SA node Action Potential Normally the pacemaker cells of the SA node has a resting membrane potential of - 60 millivolts.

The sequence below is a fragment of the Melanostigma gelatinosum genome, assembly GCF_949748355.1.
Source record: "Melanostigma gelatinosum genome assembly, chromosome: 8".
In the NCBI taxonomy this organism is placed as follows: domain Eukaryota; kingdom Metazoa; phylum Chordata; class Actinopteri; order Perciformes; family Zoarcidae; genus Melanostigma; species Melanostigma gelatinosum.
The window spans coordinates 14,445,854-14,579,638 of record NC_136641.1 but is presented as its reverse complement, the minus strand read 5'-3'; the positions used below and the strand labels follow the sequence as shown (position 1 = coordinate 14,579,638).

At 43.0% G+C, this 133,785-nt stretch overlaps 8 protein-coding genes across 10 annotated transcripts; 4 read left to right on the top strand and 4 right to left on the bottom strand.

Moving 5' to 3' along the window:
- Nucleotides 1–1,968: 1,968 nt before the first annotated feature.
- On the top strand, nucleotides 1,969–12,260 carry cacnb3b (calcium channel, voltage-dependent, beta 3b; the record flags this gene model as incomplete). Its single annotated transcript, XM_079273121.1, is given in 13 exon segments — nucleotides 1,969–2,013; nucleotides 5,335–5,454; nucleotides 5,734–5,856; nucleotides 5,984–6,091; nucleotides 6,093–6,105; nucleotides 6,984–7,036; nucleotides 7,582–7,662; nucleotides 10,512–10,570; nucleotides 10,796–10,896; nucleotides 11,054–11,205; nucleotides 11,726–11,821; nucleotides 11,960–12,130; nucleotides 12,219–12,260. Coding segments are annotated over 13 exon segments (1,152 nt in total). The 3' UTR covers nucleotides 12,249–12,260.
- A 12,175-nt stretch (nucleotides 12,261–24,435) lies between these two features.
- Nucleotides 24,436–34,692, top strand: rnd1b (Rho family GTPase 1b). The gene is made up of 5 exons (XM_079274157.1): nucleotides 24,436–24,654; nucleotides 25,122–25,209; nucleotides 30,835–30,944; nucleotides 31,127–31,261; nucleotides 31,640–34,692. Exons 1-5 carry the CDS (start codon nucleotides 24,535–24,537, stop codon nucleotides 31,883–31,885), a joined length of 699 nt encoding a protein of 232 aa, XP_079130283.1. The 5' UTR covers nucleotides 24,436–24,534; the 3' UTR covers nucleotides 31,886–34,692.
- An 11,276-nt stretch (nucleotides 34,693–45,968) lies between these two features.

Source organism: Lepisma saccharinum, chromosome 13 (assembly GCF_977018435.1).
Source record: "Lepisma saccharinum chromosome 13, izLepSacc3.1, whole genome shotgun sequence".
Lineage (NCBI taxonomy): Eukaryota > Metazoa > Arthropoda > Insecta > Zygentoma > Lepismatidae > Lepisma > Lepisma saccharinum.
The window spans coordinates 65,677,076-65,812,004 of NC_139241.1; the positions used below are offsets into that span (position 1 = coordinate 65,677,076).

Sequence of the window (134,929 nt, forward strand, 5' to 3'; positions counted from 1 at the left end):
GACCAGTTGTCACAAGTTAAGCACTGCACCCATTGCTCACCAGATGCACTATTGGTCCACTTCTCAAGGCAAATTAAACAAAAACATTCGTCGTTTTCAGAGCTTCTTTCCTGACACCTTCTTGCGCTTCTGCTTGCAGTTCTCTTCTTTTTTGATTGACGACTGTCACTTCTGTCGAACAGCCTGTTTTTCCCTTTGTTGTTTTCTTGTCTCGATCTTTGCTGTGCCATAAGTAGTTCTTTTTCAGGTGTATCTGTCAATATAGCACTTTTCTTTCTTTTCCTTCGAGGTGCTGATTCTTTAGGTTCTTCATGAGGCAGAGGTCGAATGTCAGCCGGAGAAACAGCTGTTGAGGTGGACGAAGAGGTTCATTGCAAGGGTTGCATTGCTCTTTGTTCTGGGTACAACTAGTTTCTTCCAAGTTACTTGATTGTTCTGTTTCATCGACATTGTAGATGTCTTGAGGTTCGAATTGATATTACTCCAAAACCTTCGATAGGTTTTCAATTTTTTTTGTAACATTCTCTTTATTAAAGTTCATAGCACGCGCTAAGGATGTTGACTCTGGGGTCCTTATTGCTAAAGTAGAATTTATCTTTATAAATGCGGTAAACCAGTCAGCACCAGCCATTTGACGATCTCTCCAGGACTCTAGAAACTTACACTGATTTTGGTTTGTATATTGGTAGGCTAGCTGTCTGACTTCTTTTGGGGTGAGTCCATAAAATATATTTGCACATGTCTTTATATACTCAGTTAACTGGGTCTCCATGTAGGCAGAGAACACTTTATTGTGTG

At this potentials channels called If channels (Funny channels) or HCN (hyperpol arization activated secret nucleotide channels) which are actually Na/K channels (they allow more sodium to enter the cells and less potassium to exit the cells ) allow a net influx of sodium into the cells. The influx of sodium into the cells carries with it positive charge which causes the membrane potential to reach a threshold of around -45 millivolts. This even t closes the If channels and triggers the opening of another type of channel cal led the T-type Ca channels. (T stands for transient calcium channels because the y open for a very short time). The influx of calcium carries with it positive ch arge which causes the membrane potential to reach a threshold of -30 millivolts which is the threshold for opening L-type Calcium channels. This event causes th e T-type calcium channels to close and for the L-type Calcium channels to open. These are the main voltage gated channels in the pacemaker cells. Which allows m ore calcium ions to enter the cells. (L stands for long because the opening time for these channels is longer and slower to open and close). The large influx o f calcium ions brought about by the opening of the L-type calcium channels cause s the membrane potential to spike up to 0 millivolts. At this point the L type calcium channels will close. And the voltage gated pota ssium channels or the calcium dependent potassium channels will open and potassi um leaves the cell (efflux) carrying with it positive charge which cause the mem brane potential to go back to below -45 millivots. This will again reopen the If channels and sodium will again enter the cell. And the process repeats itself. The If channels are the ones responsible for the pacemaker activity of the SA no de because the open and close periodically without any external help as long as the membrane potential goes below -45 millivolts. Cardiac Myocyte Action Potential This graph shows the action potential in non pace maker cells or the cardiac myo cytes in the atria and ventricles. Unlike the resting membrane potential of the pacemaker cells, the resting membra ne potential for non pacemaker cells is -80 millivolts because they are more lea ky to potassium. The cardiac myocytes are connected by gap junctions to allow the wave of depolar ization to travel from cell to cell through the gap junctions. From pacemaker ce lls the action potential reaches the cardiac myocytes. If an action potential was generated by the pacemaker cells, the wave of depolar ization passes through the gap junctions and causes the resting membrane potenti al of non pacemaker cells (-80 millivolts) to increase until it reaches a thresh old of around -70 millivolts. This causes voltage gated sodium channels to open causing the large influx of sodium into the cardiac myocytes which carries with it positive charge causing rapid depolarization of the cell. This is seen as the upward spiking in the graph. This is responsible for the generation of these "f ast-response" action potentials. Once it reaches positive the fast sodium chan nels close. An initial repolarization that is caused by the opening of a special type of transient outward K+channel is seen. This causes a short-lived, hyperpo larizing outward K+ current and a dip in the graph. However, because of the larg e increase in slow inward gCa++ occurring at the same time and the transient nat ure of IKto, the repolarization is delayed and there is a plateau phase in the a ction potential (phase 2). This inward calcium movement is through long-lasting (L-type) calcium channels that open up when the membrane potential depolarizes t o about -40 mV. This plateau phase prolongs the action potential duration and di stinguishes cardiac action potentials from the much shorter action potentials fo und in nerves and skeletal muscle. Repolarization (phase 3) occurs when gK+ (and therefore IK) increases, along with the inactivation of Ca++ channels (decrease d gCa++). Therefore, the action potential in non-pacemaker cells is primarily determined b y relative changes in fast Na+, slow Ca++ and K+conductances and currents.